Sunday, December 05, 2010

Nusach HaGra

Once again it has been a long time since I wrote. I get home from work and just want to collapse. Now I know what it's like having a job. Hm...

Anyway, I'm writing today about the Vilna Gaon's nusach for davening (prayer). It's basically Nusach Ashkenaz, but with a few changes (not like Nusach Sfard). A lot of them are vowel changes on words, (from "v'shivchacha" to "ushvachacha" for example), he takes out whole t'filos (Tehillim 30 before Baruch She'amar, Shomer Yisrael in Tachanun). In a lot of these changes, the explanation on the bottom says "In every old siddur, it's like this, but then the [Arizal/Shlah/Ravah] changed/added this." There is a general rule that once the Gemara was closed, we're not allowed to argue with the rabbis in the Gemara. The one's who put together the davening which we know today was put together by the Anshei K'neses Hagdolah, right before the 2nd Beis Hamikdash was built. Therefore, no one had the right to change the davening.

One thing the Vilna Gaon says is very weird, and I never understood it. He says we're not allowed to say Tehillim in public, which means to two things: 1) no Kabbalas Shabbos on Fri night (he says to say it at home if you want to say it at all), and 2) the Shir Shel Yom is only one Perek of Tehillim. Meaning, on Rosh Chodesh you just say Tehillim 104, instead of the regular Shir Shel Yom in addition to Tehillim 104. On Shabbos Rosh Chodesh we only say Tehillim 104 (this is the only Shir Shel Yom that pushes off Shabbos's SS"Y), etc. etc.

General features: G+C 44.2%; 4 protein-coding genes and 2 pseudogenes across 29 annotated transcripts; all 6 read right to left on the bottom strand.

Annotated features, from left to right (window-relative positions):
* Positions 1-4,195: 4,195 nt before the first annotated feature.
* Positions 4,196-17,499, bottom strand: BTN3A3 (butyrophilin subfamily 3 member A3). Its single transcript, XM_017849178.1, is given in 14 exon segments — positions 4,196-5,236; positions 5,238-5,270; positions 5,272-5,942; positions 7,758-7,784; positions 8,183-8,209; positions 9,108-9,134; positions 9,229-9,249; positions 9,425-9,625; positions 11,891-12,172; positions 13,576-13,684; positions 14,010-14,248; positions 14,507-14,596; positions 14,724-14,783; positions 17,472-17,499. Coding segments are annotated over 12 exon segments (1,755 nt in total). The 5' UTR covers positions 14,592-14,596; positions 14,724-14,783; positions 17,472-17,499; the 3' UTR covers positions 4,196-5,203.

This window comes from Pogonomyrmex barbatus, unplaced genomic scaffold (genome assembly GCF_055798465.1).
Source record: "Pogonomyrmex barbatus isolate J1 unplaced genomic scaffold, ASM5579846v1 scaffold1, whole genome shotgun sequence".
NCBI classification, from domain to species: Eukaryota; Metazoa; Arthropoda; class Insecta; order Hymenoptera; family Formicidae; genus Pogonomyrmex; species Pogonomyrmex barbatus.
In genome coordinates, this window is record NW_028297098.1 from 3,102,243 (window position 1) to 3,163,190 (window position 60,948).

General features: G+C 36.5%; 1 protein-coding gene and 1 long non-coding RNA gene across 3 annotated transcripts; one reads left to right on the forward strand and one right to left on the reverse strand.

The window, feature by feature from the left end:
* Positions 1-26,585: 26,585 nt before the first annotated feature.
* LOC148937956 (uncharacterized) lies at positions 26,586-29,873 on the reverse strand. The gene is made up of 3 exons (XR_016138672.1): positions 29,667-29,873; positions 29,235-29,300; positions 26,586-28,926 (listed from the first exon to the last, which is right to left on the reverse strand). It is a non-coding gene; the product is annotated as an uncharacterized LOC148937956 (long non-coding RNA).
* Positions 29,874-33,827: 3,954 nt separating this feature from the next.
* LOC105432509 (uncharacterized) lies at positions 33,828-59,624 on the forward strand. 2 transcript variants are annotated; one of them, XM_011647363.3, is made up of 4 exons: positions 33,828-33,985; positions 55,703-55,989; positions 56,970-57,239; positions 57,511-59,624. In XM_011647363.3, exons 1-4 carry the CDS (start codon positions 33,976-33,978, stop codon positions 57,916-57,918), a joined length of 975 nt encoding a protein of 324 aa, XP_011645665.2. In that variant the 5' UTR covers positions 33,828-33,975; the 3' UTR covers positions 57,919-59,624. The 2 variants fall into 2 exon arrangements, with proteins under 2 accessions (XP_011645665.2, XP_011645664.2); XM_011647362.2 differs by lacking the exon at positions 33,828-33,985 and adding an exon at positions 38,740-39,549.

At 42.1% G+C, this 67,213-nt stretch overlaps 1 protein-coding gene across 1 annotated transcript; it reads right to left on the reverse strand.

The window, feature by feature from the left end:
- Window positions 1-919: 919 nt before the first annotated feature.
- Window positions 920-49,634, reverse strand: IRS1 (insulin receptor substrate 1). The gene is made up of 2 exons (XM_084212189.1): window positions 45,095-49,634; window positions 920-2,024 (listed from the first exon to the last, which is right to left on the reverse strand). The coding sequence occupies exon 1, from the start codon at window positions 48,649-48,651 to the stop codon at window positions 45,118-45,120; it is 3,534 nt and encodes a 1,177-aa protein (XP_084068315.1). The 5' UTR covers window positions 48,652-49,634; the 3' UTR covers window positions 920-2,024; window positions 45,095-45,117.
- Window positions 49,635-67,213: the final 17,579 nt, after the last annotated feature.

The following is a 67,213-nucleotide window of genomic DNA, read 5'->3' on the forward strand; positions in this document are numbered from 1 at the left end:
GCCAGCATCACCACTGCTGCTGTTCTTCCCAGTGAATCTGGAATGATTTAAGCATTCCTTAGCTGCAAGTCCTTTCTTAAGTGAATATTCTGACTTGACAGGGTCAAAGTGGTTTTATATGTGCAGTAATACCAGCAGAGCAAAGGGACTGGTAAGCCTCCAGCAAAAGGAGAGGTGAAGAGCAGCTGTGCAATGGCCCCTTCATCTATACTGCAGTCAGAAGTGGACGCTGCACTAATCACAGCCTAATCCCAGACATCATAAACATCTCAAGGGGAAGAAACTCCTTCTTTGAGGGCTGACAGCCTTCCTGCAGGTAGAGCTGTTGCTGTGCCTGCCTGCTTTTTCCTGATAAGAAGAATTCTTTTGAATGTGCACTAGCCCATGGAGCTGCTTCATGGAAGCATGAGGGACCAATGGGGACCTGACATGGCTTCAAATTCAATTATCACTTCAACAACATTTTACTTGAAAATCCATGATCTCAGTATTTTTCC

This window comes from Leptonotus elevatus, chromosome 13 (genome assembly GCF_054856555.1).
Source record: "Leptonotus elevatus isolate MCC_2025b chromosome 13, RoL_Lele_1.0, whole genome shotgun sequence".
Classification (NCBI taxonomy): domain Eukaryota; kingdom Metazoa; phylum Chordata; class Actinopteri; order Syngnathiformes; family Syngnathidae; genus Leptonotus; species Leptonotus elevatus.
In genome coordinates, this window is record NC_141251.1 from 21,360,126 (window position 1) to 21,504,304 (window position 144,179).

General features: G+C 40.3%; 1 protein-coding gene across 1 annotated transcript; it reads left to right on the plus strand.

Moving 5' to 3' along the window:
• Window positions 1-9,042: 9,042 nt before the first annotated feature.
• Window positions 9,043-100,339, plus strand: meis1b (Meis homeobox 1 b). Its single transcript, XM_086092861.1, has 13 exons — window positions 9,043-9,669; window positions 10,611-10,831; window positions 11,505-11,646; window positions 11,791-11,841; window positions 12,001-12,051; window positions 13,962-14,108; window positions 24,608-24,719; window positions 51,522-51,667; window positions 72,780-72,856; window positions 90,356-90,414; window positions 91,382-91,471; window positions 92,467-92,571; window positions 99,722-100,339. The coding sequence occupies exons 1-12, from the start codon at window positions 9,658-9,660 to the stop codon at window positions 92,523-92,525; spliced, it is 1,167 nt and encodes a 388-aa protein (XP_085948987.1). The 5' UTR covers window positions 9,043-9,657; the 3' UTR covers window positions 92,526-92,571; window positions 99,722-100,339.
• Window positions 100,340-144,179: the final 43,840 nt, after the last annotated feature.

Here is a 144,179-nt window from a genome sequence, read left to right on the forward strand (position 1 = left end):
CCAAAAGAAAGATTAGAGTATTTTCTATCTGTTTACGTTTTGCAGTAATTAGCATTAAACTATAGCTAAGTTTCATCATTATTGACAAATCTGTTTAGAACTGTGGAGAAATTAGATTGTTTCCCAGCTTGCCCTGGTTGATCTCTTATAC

As I said before, I never understood as to why he would say that, and in what capacity. Does that mean that we can't have tehillim rallies, like we had during the intafada, or that are most probably going on right now for the fire? Are those not allowed? Or just tehillim added later to davening, like Kabbalas Shabbos?

I don't remember when, but I realized at some point that it might be to make sure that people realize that Tehillim isn't really part of the davening. Except for the SS"Y and Pesukei D'zimra, which was established by the 120 Tzaddikim of the Anshei K'neses Hagdolah.

To illustrate this point, I am going to relate to you something that actually happened a few Shabbosim ago. I was at shul one Fri night a few weeks ago when a guy came in really, really late to Maariv. Late as in, right before Shmoneh Esrei. And what did he start with? Not with Shmoneh Esrei with the shul, as the halachah states he should (and after Shmoneh Esrei he would say the rest of Maariv), and not even Shma. He started at Lechu N'ranina! And that's the point! He actually thought that Lechu N'ranina was part of davening! Is it? Of course not, it was added by the Arizal in the 1500's. It's a nice thing, but not actually davening. It's just Tehillim.

Now understand, when I say "just Tehillim," I don't mean to take anything away from it. Obviously it's holy, it's part of the Tanach and all that, but if someone says it, it doesn't take him out of his obligation of davening.

I'm not even against Kabbalas Shabbos, mind you. It's actually a nice idea. According to R' Yaakov Kaminetzky, Tehillim 90 - 100 was written by Moshe Rabbeinu (Tehillim 90 starts with "a Prayer to Moshe...") and said every Shabbos by B'nei Yisrael when we were slaves in Egypt.

My point is that people have to realize what's important, and what isn't. Saying Shmoneh Esrei with the congregation, is. Lechu N'ranina, not so much.



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